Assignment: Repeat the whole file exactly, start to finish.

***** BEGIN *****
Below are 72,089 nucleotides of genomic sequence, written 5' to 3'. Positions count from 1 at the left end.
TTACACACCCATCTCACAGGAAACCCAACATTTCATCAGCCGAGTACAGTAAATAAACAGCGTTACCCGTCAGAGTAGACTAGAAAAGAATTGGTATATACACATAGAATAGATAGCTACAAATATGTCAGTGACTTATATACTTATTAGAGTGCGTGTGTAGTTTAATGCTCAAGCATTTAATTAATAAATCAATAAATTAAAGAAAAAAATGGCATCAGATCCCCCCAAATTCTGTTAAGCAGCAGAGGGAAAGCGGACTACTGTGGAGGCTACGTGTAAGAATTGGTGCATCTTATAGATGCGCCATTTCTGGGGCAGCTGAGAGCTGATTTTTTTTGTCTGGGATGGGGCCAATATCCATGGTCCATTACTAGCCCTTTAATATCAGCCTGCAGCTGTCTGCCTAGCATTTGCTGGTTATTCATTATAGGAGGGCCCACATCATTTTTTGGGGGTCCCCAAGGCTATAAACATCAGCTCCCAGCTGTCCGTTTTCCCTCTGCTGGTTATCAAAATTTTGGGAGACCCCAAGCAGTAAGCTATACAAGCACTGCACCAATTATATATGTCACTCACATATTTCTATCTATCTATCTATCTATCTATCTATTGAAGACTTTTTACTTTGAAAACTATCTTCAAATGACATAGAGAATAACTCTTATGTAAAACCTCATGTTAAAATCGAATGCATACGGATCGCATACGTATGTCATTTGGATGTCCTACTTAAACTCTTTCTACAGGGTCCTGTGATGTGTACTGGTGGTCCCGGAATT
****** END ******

Below are 72,089 nucleotides of genomic sequence, written 5' to 3'. Positions count from 1 at the left end.
TTACACACCCATCTCACAGGAAACCCAACATTTCATCAGCCGAGTACAGTAAATAAACAGCGTTACCCGTCAGAGTAGACTAGAAAAGAATTGGTATATACACATAGAATAGATAGCTACAAATATGTCAGTGACTTATATACTTATTAGAGTGCGTGTGTAGTTTAATGCTCAAGCATTTAATTAATAAATCAATAAATTAAAGAAAAAAATGGCATCAGATCCCCCCAAATTCTGTTAAGCAGCAGAGGGAAAGCGGACTACTGTGGAGGCTACGTGTAAGAATTGGTGCATCTTATAGATGCGCCATTTCTGGGGCAGCTGAGAGCTGATTTTTTTTGTCTGGGATGGGGCCAATATCCATGGTCCATTACTAGCCCTTTAATATCAGCCTGCAGCTGTCTGCCTAGCATTTGCTGGTTATTCATTATAGGAGGGCCCACATCATTTTTTGGGGGTCCCCAAGGCTATAAACATCAGCTCCCAGCTGTCCGTTTTCCCTCTGCTGGTTATCAAAATTTTGGGAGACCCCAAGCAGTAAGCTATACAAGCACTGCACCAATTATATATGTCACTCACATATTTCTATCTATCTATCTATCTATCTATCTATTGAAGACTTTTTACTTTGAAAACTATCTTCAAATGACATAGAGAATAACTCTTATGTAAAACCTCATGTTAAAATCGAATGCATACGGATCGCATACGTATGTCATTTGGATGTCCTACTTAAACTCTTTCTACAGGGTCCTGTGATGTGTACTGGTGGTCCCGGAATT